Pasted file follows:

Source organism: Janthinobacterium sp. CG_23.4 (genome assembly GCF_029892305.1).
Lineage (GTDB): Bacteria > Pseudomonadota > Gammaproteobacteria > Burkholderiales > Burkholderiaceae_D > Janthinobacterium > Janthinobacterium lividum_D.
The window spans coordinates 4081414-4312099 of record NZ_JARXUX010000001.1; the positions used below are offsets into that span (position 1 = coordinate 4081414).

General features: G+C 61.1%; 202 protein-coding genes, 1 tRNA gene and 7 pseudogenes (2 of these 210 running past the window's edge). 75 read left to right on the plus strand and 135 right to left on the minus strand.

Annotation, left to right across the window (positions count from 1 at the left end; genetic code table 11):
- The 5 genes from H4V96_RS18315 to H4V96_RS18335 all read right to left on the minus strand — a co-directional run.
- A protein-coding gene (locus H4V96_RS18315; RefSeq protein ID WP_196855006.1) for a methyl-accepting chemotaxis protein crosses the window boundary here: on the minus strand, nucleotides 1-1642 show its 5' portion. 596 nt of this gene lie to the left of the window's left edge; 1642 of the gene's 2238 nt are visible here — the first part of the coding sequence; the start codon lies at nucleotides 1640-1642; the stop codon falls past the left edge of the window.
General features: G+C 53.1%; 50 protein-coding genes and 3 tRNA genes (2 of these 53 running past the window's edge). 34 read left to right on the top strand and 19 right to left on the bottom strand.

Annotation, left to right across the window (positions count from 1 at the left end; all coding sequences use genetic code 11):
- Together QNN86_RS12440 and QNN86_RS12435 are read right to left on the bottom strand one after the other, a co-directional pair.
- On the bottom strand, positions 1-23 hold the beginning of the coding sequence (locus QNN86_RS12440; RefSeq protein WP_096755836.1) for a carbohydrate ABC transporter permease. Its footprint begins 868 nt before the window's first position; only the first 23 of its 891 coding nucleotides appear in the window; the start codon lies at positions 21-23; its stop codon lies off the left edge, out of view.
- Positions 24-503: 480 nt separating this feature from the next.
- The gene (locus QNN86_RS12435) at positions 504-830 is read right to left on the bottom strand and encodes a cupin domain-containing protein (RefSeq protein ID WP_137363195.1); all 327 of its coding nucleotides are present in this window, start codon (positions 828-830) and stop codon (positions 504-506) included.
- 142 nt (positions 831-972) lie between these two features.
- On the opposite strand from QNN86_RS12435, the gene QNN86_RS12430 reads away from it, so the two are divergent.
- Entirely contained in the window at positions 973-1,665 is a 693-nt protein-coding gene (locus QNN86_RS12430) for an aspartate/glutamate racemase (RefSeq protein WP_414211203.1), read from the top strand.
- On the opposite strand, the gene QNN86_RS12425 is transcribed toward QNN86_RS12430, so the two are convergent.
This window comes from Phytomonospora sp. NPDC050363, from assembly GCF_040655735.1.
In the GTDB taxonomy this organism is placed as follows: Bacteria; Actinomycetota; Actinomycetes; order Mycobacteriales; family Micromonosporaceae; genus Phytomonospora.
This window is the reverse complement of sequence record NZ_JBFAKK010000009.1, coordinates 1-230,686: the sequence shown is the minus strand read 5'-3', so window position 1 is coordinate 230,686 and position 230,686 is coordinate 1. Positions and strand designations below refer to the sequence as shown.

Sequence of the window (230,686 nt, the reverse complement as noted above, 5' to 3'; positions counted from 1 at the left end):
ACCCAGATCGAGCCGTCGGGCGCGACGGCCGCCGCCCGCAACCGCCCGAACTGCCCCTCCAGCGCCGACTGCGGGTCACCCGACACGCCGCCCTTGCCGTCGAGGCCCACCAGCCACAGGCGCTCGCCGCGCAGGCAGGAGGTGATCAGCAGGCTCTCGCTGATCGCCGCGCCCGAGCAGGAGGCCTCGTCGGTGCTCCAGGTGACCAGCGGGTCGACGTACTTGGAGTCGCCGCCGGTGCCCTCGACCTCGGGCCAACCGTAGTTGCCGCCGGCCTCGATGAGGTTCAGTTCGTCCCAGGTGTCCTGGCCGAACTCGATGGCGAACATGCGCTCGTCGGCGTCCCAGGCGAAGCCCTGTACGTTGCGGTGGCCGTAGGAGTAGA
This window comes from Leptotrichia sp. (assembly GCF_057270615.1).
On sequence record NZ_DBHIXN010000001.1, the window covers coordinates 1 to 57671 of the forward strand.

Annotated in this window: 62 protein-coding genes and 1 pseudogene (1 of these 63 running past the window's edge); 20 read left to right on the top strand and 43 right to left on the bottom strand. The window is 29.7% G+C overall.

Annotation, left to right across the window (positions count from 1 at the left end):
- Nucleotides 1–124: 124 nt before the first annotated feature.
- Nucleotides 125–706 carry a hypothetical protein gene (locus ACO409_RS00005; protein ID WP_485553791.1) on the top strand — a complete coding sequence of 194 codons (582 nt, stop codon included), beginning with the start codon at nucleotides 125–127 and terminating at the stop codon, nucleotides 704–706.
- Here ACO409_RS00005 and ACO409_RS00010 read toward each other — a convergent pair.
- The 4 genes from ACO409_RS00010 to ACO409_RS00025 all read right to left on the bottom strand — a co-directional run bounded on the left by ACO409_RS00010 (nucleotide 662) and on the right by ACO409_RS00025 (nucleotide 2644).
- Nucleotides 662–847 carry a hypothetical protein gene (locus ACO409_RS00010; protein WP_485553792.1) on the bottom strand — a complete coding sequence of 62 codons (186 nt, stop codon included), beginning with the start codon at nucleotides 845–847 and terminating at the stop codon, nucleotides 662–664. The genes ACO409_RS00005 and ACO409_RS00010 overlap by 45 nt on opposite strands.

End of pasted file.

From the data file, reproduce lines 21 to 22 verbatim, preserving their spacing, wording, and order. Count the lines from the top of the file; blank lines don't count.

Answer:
Sequence of the window (230,686 nt, the reverse complement as noted above, 5' to 3'; positions counted from 1 at the left end):
ACCCAGATCGAGCCGTCGGGCGCGACGGCCGCCGCCCGCAACCGCCCGAACTGCCCCTCCAGCGCCGACTGCGGGTCACCCGACACGCCGCCCTTGCCGTCGAGGCCCACCAGCCACAGGCGCTCGCCGCGCAGGCAGGAGGTGATCAGCAGGCTCTCGCTGATCGCCGCGCCCGAGCAGGAGGCCTCGTCGGTGCTCCAGGTGACCAGCGGGTCGACGTACTTGGAGTCGCCGCCGGTGCCCTCGACCTCGGGCCAACCGTAGTTGCCGCCGGCCTCGATGAGGTTCAGTTCGTCCCAGGTGTCCTGGCCGAACTCGATGGCGAACATGCGCTCGTCGGCGTCCCAGGCGAAGCCCTGTACGTTGCGGTGGCCGTAGGAGTAGA